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Dynamics and Structure of Quiescent Solar Prominences : Astrophysics and Space Science Library - E. R. Priest

Dynamics and Structure of Quiescent Solar Prominences

Astrophysics and Space Science Library

By: E. R. Priest (Editor)

Hardcover

Published: 31st December 1988
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  • Paperback View Product Published: 31st December 1988
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Prominences are amazing objects of great beauty whose formation, basic structure and eruption represent one of the basic unsolved problems in Solar Physics. It is now 14 years since the last book on prominences appeared (Tandberg-Hanssen, 1974), during which time much progress in our knowledge of the physics of prominences has been made, and so the time is ripe for a new text book which it is hoped will be a helpful summary of the subject for students, postdocs and solar researchers. Indeed, the last few years has seen an upsurge in interest in prominences due to high- resolution ground-and space-based observations and advances in theory. For example, an IAU colloquium was held in Oslo (Jensen et al, 1978), a Solar Maximum Mission Workshop took place at Goddard Space Right Center (poland, 1986), an IAU Colloquium is planned in Yugoslavia in September 1989 in prominences and it is expected that the SOHO satellite will be a further stimulus to prominence research. In November 1987 a Workshop on the Dynamics and Structure of Solar Prominences was held in Palma Mallorca at the invitation of Jose Luis Ballester with the aim of bringing observers and theorists together and having plenty of time for in-depth discussions of the basic physics of promi- nences.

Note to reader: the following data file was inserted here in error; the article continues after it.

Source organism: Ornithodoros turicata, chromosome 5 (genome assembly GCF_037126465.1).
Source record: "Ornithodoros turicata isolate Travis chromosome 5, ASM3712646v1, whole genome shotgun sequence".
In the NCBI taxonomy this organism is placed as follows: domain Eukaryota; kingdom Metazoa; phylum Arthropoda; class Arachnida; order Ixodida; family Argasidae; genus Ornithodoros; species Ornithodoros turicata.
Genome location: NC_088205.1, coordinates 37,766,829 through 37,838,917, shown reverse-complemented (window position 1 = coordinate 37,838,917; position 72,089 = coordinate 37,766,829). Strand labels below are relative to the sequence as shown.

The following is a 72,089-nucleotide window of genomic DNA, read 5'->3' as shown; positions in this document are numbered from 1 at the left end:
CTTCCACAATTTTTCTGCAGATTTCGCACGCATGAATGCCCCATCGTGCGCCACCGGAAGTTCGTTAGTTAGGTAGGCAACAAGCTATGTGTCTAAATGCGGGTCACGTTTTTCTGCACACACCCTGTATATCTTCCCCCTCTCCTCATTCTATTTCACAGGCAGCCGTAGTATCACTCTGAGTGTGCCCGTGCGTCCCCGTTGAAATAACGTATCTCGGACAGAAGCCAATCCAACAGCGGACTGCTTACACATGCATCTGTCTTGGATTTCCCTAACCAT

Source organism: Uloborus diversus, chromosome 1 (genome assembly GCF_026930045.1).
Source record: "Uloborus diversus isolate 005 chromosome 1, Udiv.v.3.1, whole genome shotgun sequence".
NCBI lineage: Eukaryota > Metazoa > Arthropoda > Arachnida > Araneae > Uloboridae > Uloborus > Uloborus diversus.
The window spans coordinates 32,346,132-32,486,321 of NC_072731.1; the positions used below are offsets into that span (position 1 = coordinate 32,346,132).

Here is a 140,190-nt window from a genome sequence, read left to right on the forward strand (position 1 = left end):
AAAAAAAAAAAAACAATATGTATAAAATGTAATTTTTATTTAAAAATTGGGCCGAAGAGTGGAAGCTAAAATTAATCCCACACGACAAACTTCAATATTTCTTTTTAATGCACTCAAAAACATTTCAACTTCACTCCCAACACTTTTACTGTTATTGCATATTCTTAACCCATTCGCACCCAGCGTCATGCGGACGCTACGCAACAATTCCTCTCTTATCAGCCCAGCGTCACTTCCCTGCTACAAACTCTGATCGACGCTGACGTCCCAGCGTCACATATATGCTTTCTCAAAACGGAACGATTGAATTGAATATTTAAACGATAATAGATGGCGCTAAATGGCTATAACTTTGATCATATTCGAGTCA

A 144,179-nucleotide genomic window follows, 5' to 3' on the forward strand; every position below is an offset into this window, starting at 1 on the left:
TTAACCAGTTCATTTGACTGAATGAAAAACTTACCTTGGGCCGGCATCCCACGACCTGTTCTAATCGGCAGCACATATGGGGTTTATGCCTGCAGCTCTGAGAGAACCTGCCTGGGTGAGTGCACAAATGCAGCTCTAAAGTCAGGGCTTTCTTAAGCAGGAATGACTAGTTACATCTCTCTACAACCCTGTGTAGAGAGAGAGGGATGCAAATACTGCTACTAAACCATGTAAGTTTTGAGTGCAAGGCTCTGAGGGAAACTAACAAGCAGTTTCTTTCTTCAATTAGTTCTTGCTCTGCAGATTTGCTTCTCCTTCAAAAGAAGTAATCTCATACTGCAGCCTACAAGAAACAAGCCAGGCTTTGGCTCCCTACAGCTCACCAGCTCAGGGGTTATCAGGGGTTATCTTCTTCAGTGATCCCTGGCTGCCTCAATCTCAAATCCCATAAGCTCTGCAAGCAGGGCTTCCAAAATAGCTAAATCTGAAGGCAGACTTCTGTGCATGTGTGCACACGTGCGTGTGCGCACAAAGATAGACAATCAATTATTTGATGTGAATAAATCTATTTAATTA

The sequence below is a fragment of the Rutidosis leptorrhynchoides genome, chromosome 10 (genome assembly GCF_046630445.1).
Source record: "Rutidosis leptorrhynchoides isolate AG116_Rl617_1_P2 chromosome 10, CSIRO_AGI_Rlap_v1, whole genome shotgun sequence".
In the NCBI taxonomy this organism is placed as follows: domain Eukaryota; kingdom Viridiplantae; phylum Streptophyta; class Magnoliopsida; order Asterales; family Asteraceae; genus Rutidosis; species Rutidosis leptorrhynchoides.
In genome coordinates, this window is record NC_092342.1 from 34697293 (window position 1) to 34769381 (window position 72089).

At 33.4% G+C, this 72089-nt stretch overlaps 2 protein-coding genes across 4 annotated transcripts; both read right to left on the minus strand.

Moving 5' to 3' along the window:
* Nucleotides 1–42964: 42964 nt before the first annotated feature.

`This book is a wonderful contribution from the European solar physics community.' Space Sciences Review 61, 1992 `It certainly belongs in libraries or in the personal collection of a specialist.' American Scientist, 78